I swear to good golly that I do these puzzles only because of FOMO...plus routine. But when it comes down to it, it's not really a lot of brain power to figure these out. If you're new at it, after a while you'll catch on and they'll be easy for you too. I'm not a speed solver, but I'm pretty sure the fact that someone can fill this in in 4 minutes or less is more symptomatic of the fact that the same words are used over and over...once you know them, ::poof:: you just fill in the blank.

So Tuesday struggles with clues, mostly. But even then, you know in spite of how arcane or convoluted a clue is, chances are very good that it's going to be a word you've seen in a puzzle many times before.

FOMO Duomo 10:19 AM  

DIgital Dinosaur: FOMO = Fear Of Missing Out.

You too can discover meanings of acronyms by just typing the acronym into your browser's window and google will do the rest. Or, you might can say, "Hey Siri, what does FOMO mean?" Or "Alexa, define FOMO."

It is a wonderful time we live in when ALL knowledge is just a click or two away.

Z 10:20 AM  

@Monty Boy - This article? The author is the Wordplay Blogger.

@TJS - Shockingly, given the choice between the famous and the infamous people often prefer the famous. With Idi you are pretty limited. But YORK? @Chippah didn’t even include Shakespeare options. Since the news is fairly recent, maybe the clue was set before the scandal. Still, interesting cluing choice for November, 2019.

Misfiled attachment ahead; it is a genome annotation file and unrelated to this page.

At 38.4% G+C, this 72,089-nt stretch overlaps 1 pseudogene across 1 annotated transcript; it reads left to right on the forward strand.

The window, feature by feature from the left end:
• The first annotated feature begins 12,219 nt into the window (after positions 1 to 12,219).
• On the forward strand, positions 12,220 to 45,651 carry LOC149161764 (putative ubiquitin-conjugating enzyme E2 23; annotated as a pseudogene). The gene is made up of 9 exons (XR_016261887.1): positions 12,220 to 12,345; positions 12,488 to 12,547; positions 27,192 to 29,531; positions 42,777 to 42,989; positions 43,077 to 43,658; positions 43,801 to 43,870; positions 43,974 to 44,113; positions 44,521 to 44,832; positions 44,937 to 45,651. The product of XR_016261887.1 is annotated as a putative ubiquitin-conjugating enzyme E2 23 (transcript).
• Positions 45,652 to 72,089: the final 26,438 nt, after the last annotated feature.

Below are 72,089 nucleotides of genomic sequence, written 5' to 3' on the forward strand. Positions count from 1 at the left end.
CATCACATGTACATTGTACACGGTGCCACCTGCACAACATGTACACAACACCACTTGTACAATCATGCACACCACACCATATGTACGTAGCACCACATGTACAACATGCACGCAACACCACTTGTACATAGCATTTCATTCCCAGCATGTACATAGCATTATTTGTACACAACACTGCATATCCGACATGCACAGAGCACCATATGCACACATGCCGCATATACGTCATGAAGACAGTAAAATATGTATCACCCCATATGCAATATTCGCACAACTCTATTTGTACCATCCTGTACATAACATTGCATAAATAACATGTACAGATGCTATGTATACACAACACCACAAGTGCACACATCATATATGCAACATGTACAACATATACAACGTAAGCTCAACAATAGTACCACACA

@GHarris - Fear Of Missing Out. Usually used with a hint of irony, where one’s FOMO results in one actually missing out.

@kitshef - Reminder that a Xword clue only has to be true in a case, not all cases. YORK is a perfect example, the clue doesn’t begin to scratch at the possible true clues for that answer. So a SMART KEY is used to open a lock at a distance. As do a KEY fob and a SMART app.

The “typically” in 32D irked me. No no no. If it AIN’T ON RYE it AIN’T a Reuben. I’ll grant that adjectived Reubens are acceptable because they aren’t claiming to be an actual Reuben, they’re “turkey reubens” and “vegetarian reubens.” But don’t give me something with cole slaw and on wheat and tell me you’re giving me a Reuben. Corned beef. Sauerkraut. Russian dressing (Thousand Island is an okay variant). ON RYE. Otherwise call it something else. Heathens.

Liked the puzzle. A SLOW didn’t bother me and the fill seemed fine enough. I always wonder about the choice of baseball over Bible for cluing ENOS. Slaughter retired before I was born (on my 60th solar circuit) and died 17 years ago. Still, better than going plural electronic musician.

Anonymous 10:22 AM  

@Digital Dinosaur